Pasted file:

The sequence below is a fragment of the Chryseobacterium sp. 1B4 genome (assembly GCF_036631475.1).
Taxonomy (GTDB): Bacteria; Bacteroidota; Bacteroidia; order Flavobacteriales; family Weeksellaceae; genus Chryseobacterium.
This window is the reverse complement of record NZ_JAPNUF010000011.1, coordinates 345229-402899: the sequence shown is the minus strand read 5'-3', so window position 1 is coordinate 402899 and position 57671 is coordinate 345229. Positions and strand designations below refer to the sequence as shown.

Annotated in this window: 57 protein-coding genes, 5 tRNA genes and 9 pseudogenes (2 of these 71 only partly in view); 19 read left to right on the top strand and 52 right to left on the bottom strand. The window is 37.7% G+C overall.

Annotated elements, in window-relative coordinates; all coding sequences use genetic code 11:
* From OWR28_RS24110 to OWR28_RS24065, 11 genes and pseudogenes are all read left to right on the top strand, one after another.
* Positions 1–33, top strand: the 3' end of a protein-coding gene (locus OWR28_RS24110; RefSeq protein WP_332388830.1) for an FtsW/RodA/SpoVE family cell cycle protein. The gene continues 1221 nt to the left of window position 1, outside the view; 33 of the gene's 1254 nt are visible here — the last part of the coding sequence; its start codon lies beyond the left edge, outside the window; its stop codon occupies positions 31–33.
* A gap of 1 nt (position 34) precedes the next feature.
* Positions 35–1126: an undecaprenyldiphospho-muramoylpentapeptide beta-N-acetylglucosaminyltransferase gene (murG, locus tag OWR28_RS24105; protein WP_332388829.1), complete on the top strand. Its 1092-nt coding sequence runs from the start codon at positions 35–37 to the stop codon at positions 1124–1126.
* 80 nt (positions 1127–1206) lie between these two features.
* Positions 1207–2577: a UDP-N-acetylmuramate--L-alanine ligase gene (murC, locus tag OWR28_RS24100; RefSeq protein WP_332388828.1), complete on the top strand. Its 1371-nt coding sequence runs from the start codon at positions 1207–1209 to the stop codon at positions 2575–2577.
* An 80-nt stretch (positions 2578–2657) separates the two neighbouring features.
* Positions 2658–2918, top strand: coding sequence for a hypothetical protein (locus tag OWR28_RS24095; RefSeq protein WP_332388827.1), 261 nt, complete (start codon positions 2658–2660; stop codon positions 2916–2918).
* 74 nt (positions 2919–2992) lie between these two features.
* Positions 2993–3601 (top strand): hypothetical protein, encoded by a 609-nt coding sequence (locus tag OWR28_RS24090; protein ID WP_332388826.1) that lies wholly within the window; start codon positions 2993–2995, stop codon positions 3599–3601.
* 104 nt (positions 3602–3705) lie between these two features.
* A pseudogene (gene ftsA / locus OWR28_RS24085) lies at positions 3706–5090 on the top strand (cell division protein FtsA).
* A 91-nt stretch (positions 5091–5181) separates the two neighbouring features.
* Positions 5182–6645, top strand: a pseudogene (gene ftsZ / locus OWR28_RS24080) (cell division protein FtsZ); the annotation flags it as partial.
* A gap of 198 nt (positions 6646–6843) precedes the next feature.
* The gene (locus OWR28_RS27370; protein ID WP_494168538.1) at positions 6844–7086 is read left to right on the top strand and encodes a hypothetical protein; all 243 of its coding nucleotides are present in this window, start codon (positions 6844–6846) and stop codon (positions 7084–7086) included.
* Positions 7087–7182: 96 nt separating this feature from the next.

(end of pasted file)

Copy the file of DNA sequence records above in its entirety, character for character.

The sequence below is a fragment of the Chryseobacterium sp. 1B4 genome (assembly GCF_036631475.1).
Taxonomy (GTDB): Bacteria; Bacteroidota; Bacteroidia; order Flavobacteriales; family Weeksellaceae; genus Chryseobacterium.
This window is the reverse complement of record NZ_JAPNUF010000011.1, coordinates 345229-402899: the sequence shown is the minus strand read 5'-3', so window position 1 is coordinate 402899 and position 57671 is coordinate 345229. Positions and strand designations below refer to the sequence as shown.

Annotated in this window: 57 protein-coding genes, 5 tRNA genes and 9 pseudogenes (2 of these 71 only partly in view); 19 read left to right on the top strand and 52 right to left on the bottom strand. The window is 37.7% G+C overall.

Annotated elements, in window-relative coordinates; all coding sequences use genetic code 11:
* From OWR28_RS24110 to OWR28_RS24065, 11 genes and pseudogenes are all read left to right on the top strand, one after another.
* Positions 1–33, top strand: the 3' end of a protein-coding gene (locus OWR28_RS24110; RefSeq protein WP_332388830.1) for an FtsW/RodA/SpoVE family cell cycle protein. The gene continues 1221 nt to the left of window position 1, outside the view; 33 of the gene's 1254 nt are visible here — the last part of the coding sequence; its start codon lies beyond the left edge, outside the window; its stop codon occupies positions 31–33.
* A gap of 1 nt (position 34) precedes the next feature.
* Positions 35–1126: an undecaprenyldiphospho-muramoylpentapeptide beta-N-acetylglucosaminyltransferase gene (murG, locus tag OWR28_RS24105; protein WP_332388829.1), complete on the top strand. Its 1092-nt coding sequence runs from the start codon at positions 35–37 to the stop codon at positions 1124–1126.
* 80 nt (positions 1127–1206) lie between these two features.
* Positions 1207–2577: a UDP-N-acetylmuramate--L-alanine ligase gene (murC, locus tag OWR28_RS24100; RefSeq protein WP_332388828.1), complete on the top strand. Its 1371-nt coding sequence runs from the start codon at positions 1207–1209 to the stop codon at positions 2575–2577.
* An 80-nt stretch (positions 2578–2657) separates the two neighbouring features.
* Positions 2658–2918, top strand: coding sequence for a hypothetical protein (locus tag OWR28_RS24095; RefSeq protein WP_332388827.1), 261 nt, complete (start codon positions 2658–2660; stop codon positions 2916–2918).
* 74 nt (positions 2919–2992) lie between these two features.
* Positions 2993–3601 (top strand): hypothetical protein, encoded by a 609-nt coding sequence (locus tag OWR28_RS24090; protein ID WP_332388826.1) that lies wholly within the window; start codon positions 2993–2995, stop codon positions 3599–3601.
* 104 nt (positions 3602–3705) lie between these two features.
* A pseudogene (gene ftsA / locus OWR28_RS24085) lies at positions 3706–5090 on the top strand (cell division protein FtsA).
* A 91-nt stretch (positions 5091–5181) separates the two neighbouring features.
* Positions 5182–6645, top strand: a pseudogene (gene ftsZ / locus OWR28_RS24080) (cell division protein FtsZ); the annotation flags it as partial.
* A gap of 198 nt (positions 6646–6843) precedes the next feature.
* The gene (locus OWR28_RS27370; protein ID WP_494168538.1) at positions 6844–7086 is read left to right on the top strand and encodes a hypothetical protein; all 243 of its coding nucleotides are present in this window, start codon (positions 6844–6846) and stop codon (positions 7084–7086) included.
* Positions 7087–7182: 96 nt separating this feature from the next.